The okapi is a medium-sized giraffid, standing 1.5 m (4.9 ft) tall at the shoulder. Its average body length is about 2.5 m (8.2 ft) and its weight ranges from 200 to 350 kg (440 to 770 lb). It has a long neck, and large and flexible ears. The coat is a chocolate to reddish brown, much in contrast with the white horizontal stripes and rings on the legs and white ankles. The striking stripes make it resemble a zebra. These features serve as an effective camouflage amidst dense vegetation. The face, throat and chest are greyish white. Interdigital glands are present on all four feet, and are slightly larger on the front feet. Male okapis have short, hair-covered horns called ossicones, less than 15 cm (5.9 in) in length. The okapi exhibits sexual dimorphism, with females 4.2 cm (1.7 in) taller on average, slightly redder and lacking prominent horns, instead possessing hair whorls.
The okapi shows several adaptations to its tropical habitat. The large number of rod cells in the retina facilitate night vision, and there is an efficient olfactory system. The large auditory bullae lead to a strong sense of hearing. The dental formula of the okapi is 0.0.3.33.1.3.3. Teeth are low-crowned, fine-cusped and efficiently cut tender foliage. The large caecum and colon help in microbial digestion, and a quick rate of food passage allows for lower cell wall digestion than in other ruminants.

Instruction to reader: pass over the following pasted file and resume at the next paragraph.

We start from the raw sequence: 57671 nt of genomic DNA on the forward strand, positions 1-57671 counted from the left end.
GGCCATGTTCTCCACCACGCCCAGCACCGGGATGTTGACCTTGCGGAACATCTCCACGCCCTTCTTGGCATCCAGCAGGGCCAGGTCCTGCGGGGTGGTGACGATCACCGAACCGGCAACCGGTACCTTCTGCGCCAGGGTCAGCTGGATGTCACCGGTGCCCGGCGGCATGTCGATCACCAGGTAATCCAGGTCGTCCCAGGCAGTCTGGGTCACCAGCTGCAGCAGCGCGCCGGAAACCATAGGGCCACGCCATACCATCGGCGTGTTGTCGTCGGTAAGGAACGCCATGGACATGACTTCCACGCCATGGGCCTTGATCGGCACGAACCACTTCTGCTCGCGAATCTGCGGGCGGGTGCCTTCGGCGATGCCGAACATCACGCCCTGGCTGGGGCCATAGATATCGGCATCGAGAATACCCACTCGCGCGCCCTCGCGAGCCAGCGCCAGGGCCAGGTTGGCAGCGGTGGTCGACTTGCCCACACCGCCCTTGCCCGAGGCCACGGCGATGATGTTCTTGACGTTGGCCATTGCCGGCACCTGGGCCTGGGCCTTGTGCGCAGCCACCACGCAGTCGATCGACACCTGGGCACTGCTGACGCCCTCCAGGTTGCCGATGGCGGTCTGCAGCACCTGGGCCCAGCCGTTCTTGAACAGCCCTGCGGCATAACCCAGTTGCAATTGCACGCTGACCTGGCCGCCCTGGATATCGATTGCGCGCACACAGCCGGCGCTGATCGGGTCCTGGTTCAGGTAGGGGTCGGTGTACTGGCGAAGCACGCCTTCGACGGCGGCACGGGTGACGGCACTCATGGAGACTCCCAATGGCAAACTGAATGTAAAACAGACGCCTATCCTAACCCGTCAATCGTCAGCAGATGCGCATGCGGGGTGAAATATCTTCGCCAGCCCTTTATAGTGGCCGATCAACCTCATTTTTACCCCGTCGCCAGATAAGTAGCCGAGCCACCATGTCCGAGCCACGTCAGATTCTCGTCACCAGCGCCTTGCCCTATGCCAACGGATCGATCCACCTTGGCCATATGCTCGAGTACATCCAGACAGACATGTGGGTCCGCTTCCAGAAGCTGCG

The okapi can be easily distinguished from its nearest extant relative, the giraffe. It is much smaller and shares more external similarities with the deer and bovids than with the giraffe. While both sexes possess horns in the giraffe, only males bear horns in the okapi. The okapi has large palatine sinuses, unique among the giraffids. Morphological similarities shared between the giraffe and the okapi include a similar gait - both use a pacing gait, stepping simultaneously with the front and the hind leg on the same side of the body, unlike other ungulates that walk by moving alternate legs on either side of the body - and a long black tongue (longer in the okapi) useful in plucking buds and leaves as well as for grooming.